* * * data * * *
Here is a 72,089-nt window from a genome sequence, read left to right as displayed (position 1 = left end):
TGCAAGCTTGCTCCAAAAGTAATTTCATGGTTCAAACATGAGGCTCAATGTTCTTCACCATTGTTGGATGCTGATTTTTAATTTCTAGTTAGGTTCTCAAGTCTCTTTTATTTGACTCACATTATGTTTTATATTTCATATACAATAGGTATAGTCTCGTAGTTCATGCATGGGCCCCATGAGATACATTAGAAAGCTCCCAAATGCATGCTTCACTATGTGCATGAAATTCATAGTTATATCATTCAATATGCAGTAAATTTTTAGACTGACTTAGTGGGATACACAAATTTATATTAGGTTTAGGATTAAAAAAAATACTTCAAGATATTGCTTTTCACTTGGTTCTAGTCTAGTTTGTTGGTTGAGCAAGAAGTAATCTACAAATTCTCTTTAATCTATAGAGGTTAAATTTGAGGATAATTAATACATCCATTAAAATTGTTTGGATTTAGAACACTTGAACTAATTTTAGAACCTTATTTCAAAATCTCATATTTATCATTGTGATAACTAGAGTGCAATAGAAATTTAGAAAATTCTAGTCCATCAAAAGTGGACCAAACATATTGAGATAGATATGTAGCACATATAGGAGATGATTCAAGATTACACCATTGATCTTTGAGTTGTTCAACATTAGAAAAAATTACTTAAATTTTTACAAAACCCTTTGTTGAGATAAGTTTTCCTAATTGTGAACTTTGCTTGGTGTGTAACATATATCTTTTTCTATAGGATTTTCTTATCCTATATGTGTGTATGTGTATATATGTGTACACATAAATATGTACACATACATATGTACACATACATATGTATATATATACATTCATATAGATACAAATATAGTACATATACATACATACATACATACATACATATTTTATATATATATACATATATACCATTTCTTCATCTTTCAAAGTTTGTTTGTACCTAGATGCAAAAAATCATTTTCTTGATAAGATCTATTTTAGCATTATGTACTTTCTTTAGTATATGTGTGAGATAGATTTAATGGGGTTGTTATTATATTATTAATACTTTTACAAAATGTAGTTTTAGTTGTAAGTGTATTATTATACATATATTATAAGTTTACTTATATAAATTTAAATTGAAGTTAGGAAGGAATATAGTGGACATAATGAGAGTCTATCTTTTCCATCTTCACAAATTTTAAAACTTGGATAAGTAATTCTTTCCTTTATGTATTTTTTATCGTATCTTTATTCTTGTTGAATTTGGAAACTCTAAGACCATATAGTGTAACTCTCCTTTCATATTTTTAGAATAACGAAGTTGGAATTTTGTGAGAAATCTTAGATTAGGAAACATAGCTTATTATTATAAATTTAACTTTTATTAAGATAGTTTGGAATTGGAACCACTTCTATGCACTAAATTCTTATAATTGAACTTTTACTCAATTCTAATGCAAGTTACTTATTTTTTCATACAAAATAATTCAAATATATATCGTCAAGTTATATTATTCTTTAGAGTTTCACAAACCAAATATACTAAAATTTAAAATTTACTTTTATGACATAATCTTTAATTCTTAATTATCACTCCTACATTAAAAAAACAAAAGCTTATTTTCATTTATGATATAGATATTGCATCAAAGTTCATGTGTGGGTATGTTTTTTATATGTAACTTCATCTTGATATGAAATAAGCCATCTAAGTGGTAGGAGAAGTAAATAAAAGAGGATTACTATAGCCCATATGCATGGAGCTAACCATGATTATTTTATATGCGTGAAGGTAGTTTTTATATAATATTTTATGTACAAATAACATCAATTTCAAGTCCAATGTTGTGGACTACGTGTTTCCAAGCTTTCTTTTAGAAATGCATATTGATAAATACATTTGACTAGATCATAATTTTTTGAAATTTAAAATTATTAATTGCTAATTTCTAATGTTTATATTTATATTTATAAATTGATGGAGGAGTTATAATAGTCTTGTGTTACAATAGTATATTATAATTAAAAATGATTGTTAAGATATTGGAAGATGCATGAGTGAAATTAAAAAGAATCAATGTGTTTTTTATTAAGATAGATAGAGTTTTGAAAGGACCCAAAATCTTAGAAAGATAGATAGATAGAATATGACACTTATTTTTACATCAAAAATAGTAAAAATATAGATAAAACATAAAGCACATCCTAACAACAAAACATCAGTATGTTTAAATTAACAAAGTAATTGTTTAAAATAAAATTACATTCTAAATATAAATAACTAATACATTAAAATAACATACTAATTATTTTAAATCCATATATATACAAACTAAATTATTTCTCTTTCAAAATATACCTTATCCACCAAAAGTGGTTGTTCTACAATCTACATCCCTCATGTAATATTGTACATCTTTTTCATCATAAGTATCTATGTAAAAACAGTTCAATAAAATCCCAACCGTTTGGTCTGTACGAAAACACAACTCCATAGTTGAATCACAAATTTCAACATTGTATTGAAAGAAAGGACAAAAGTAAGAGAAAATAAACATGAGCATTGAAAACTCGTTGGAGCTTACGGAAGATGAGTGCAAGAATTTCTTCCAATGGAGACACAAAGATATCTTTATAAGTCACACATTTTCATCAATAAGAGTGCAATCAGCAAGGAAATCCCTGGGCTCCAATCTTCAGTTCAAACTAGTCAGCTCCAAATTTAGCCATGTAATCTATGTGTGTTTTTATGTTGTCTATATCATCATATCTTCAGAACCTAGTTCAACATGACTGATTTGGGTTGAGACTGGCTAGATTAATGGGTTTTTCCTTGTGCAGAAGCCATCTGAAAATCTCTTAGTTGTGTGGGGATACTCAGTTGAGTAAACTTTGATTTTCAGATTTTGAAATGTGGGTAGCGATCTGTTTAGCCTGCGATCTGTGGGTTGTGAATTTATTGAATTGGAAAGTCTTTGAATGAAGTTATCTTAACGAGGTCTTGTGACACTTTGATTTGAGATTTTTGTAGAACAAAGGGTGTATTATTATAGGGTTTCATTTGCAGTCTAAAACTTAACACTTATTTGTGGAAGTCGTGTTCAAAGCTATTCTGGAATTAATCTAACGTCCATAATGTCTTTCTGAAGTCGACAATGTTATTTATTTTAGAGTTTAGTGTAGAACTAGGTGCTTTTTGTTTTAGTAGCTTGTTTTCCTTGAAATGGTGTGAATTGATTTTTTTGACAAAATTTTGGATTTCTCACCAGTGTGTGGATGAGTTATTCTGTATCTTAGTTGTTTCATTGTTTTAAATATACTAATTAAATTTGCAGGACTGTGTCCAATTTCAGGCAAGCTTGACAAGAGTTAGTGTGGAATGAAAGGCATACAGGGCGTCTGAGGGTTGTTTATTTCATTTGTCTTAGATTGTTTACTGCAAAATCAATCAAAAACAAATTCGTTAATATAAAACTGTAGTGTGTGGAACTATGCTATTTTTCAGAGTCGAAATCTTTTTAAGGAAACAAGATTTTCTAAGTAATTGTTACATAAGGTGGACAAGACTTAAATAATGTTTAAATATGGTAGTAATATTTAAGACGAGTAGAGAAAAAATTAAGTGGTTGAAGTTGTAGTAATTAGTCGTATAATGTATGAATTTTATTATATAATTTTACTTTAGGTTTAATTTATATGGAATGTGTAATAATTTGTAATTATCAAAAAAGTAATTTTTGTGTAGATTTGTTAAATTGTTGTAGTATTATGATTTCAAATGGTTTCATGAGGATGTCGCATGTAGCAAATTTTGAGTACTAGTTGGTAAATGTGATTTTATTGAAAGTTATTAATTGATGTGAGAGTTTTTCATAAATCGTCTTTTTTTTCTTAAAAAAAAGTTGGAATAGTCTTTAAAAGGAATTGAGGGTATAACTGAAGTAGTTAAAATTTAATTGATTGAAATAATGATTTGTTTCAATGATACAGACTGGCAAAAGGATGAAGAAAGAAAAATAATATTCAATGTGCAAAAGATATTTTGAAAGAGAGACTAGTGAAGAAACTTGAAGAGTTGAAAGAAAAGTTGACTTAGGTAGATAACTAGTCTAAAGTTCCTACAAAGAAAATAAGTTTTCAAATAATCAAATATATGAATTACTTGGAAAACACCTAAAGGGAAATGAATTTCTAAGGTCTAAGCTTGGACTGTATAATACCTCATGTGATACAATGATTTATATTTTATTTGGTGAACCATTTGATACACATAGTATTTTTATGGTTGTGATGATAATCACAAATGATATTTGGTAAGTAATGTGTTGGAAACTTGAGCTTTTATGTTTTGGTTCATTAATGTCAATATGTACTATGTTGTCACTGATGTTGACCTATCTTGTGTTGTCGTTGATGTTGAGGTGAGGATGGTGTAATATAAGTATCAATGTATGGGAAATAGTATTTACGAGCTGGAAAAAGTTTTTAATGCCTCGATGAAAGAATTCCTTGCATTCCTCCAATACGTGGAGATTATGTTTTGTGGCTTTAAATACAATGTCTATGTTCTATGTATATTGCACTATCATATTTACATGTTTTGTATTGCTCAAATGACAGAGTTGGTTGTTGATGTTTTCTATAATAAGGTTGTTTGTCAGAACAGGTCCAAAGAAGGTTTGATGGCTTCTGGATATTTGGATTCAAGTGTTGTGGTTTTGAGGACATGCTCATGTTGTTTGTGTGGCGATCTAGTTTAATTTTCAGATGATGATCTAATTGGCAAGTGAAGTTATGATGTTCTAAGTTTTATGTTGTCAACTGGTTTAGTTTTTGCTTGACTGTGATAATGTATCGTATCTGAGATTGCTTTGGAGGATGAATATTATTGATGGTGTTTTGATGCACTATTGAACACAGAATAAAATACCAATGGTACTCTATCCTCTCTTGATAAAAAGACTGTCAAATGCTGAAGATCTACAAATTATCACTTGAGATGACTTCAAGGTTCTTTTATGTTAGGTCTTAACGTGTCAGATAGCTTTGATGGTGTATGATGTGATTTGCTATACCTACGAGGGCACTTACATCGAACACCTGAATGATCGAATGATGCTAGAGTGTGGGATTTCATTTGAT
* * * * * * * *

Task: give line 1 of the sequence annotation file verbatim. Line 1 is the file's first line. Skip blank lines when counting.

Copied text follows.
Here is a 72,089-nt window from a genome sequence, read left to right as displayed (position 1 = left end):